It is, of course, possible for creative work to draw on real-world parallels to oppression and slavery in ways that make powerful political points. Janelle Monane’s albums The ArchAndroid and Metropolis are two great recent examples. These types of stories are part of a long traditional in science fiction and are often referred to as neo-slavery or meta-slavery narratives. But for every sci-fi story that gets it right, there are many more that get the slavery metaphor wrong. One of the most common mistakes writers make is when writers draw false equivalencies by imagining liberation movements as being based in supremacy rather than freedom or justice. There are some hints that Star Wars may go in this direction, but let’s hope it doesn’t.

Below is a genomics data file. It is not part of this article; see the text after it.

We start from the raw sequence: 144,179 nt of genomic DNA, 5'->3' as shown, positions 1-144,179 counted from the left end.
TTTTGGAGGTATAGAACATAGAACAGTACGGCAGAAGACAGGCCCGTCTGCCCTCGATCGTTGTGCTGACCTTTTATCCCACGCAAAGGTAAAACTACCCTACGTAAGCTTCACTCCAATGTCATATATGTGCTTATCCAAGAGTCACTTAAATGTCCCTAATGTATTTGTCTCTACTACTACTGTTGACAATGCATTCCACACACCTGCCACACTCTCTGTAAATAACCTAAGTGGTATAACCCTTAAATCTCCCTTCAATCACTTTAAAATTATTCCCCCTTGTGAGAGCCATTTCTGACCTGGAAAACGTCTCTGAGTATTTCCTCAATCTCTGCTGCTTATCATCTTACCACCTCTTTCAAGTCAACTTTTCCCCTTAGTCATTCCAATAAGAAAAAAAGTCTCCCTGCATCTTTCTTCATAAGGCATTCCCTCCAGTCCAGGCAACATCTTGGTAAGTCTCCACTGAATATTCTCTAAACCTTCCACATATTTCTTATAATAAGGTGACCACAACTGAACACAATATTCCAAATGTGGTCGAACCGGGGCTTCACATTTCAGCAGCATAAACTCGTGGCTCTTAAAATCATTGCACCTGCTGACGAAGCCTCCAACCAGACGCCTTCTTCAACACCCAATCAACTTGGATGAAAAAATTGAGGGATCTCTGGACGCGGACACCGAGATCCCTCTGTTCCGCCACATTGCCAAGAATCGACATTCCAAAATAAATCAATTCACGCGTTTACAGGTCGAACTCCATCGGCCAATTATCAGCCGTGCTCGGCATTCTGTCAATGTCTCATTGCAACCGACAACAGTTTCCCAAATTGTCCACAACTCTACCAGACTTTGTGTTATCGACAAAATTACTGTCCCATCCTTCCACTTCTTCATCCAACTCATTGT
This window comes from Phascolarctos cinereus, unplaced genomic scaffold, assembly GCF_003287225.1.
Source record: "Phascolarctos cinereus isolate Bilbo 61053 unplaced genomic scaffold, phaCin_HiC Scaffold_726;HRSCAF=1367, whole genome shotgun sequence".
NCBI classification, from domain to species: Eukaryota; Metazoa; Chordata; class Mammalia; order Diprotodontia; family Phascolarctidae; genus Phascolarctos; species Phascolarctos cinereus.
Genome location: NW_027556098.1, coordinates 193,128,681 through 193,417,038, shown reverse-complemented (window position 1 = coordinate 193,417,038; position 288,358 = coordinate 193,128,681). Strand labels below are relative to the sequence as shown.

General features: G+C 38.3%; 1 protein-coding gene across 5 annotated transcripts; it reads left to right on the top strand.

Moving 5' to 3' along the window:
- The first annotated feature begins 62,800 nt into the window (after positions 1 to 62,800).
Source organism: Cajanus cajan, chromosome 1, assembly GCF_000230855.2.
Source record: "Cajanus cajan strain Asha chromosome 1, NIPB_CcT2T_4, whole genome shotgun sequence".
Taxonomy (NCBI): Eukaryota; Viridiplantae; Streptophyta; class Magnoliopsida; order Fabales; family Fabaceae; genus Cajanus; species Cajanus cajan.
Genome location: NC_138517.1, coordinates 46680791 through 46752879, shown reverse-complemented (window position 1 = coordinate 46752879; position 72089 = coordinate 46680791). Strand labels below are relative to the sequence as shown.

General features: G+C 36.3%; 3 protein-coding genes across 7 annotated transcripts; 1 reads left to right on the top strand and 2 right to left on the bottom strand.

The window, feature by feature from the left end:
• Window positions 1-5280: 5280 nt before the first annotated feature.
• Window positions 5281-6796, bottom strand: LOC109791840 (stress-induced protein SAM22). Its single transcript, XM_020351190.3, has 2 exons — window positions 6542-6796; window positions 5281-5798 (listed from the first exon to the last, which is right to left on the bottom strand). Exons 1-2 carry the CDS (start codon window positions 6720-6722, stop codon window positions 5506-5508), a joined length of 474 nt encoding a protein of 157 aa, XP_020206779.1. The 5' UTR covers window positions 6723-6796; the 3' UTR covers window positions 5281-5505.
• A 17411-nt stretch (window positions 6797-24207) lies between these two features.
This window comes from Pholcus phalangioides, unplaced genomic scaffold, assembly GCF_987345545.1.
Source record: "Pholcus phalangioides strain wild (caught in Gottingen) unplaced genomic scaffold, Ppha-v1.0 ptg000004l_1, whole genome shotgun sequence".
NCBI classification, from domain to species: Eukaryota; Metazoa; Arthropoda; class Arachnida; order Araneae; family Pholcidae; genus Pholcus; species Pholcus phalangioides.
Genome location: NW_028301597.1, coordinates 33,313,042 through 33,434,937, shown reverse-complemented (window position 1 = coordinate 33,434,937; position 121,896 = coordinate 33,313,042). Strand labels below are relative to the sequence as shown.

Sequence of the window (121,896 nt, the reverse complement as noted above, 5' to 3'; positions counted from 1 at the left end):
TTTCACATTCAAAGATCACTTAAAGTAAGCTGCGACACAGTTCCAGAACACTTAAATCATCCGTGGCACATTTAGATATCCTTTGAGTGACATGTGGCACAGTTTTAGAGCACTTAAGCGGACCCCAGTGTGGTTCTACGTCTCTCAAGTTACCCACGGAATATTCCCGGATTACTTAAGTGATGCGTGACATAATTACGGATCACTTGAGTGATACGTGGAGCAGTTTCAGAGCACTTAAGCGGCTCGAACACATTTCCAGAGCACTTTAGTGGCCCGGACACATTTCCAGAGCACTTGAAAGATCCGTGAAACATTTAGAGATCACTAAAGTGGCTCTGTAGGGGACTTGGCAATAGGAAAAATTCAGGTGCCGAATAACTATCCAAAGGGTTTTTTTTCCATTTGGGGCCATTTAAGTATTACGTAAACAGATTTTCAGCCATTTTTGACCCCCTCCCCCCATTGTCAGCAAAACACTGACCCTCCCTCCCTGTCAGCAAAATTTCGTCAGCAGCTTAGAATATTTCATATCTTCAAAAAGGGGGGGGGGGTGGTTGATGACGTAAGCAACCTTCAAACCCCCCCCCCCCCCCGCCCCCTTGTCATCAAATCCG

L3-37’s observations about droid slavery could have been an opportunity for Star Wars to finally grapple with the uncomfortable fact that over 11 feature films and several tv shows, the good guys seem to have been keeping sentient beings in a state of perpetual servitude. We should note that while the heroes, on the whole, are nicer to their droids than the villains are, the good guys still show no real interest in droids gaining true autonomy.

But what if they did? Imagine if the struggle of artificial lifeforms were a cause the alliance took up, instead of rolling their eyes at it? What if droids from across the galaxy joined the rebellion not just because they’re treated better, but because they’re considered equal partners in the quest for liberation? There’s a lot of opportunity for good meaningful storytelling in that idea especially because the emotional groundwork already exists. We already love and care about droid characters. We already feel sympathy for their plight. We are already on their side. The Star Wars franchise would create a bolder more relevant universe by making droid freedom a central theme.

“Never underestimate a droid.” – General Leia Organa, The Rise of Skywalker (2019)